EDP Sciences
Free access
Volume 423, Number 2, August IV 2004
Page(s) L5 - L8
Section Letters
DOI http://dx.doi.org/10.1051/0004-6361:200400013

A&A 423, L5-L8 (2004)
DOI: 10.1051/0004-6361:200400013


Nonuniform viscosity in the solar nebula and large masses of Jupiter and Saturn

L. Jin

College of Physics, Jilin University, 119 Jie Fang Rd, Changchun, Jilin 130023, PR China
    e-mail: jinl@email.unc.edu

Dept. of Physics and Astronomy, Clemson Univ., Clemson SC 29634, USA

(Received 1 June 2004 / Accepted 24 June 2004 )

I report a novel theory that nonuniform viscous frictional force in the solar nebula accounts for the largest mass of Jupiter and Saturn and their largest amount of H and He among the planets, two outstanding facts that are unsolved puzzles in our understanding of origin of the Solar System. It is shown that the nebula model of uniform viscosity does not match the present planet masses. By studying current known viscosity mechanisms, I show that viscosity is more efficient in the inner region inside Mercury and the outer region outside Jupiter-Saturn than the intermediate region. The more efficient viscosity drives faster radial inflow of material during the nebula evolution. Because the inflow in the outer region is faster than the intermediate region, the material tends to accumulate in Jupiter-Saturn region which is between the outer and intermediate region. It is demonstrated that the gas trapping time of Jovian planets is longer than the inflow time in the outer region. Therefore the gas already flows to Jupiter-Saturn region before Uranus and Neptune can capture significant gas. But the inflow in the Jupiter-Saturn region is so slow that they can capture large amount of gas before the gas can flow further inward. Hence they have larger masses with larger H and He content than Uranus and Neptune. I also extend the discussion to the masses of the terrestrial planets, especially low mass of Mercury. The advantages of this theory are discussed.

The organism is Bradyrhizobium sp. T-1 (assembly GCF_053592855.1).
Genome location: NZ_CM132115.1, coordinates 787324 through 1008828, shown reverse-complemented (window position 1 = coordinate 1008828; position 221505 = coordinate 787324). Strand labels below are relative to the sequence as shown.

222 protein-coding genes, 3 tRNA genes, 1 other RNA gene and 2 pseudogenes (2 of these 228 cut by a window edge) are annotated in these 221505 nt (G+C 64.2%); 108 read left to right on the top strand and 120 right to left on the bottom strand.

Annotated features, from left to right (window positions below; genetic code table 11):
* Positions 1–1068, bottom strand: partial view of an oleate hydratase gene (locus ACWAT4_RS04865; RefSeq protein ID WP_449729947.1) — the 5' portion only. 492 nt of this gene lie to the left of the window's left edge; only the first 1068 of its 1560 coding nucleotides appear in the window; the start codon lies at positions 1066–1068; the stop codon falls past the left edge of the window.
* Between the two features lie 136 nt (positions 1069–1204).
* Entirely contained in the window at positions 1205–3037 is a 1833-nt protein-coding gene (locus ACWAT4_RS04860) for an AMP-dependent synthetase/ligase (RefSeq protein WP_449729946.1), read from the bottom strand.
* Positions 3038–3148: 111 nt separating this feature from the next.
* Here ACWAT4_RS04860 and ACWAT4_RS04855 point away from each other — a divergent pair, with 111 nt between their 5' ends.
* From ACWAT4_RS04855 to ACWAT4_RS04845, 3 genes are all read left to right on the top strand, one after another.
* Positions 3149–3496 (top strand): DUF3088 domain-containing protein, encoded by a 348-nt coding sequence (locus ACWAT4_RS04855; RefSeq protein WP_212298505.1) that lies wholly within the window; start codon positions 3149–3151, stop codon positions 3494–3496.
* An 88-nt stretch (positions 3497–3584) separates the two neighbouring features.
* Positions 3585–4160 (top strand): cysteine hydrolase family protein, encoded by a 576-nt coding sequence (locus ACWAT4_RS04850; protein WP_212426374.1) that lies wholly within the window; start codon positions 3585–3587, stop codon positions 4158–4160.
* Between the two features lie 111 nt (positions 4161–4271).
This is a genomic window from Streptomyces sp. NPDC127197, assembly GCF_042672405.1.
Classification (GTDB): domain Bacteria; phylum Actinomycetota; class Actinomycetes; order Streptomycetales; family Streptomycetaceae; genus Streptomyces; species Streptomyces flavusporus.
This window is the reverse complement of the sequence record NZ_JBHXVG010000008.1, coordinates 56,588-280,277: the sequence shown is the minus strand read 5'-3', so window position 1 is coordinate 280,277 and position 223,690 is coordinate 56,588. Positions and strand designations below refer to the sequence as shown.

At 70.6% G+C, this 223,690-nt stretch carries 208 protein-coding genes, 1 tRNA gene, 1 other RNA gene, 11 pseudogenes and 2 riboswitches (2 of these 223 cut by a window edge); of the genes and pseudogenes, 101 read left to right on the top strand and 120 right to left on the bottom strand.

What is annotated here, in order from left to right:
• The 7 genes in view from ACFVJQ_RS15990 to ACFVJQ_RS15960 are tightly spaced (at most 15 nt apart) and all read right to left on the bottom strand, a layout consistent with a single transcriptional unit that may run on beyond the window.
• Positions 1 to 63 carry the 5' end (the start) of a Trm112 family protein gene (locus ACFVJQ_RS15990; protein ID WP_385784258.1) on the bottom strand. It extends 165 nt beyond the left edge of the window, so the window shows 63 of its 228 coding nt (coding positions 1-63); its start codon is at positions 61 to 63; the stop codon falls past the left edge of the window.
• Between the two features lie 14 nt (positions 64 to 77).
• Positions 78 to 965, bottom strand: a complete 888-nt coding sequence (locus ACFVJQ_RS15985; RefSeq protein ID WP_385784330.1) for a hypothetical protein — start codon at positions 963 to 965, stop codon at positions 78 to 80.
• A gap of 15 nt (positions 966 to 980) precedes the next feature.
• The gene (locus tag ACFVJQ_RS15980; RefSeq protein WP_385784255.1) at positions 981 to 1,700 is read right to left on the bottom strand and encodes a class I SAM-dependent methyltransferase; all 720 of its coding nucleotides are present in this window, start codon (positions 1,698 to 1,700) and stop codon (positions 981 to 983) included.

Key words: solar system: formation -- solar system: general -- planets and satellites: formation -- accretion disks

© ESO 2004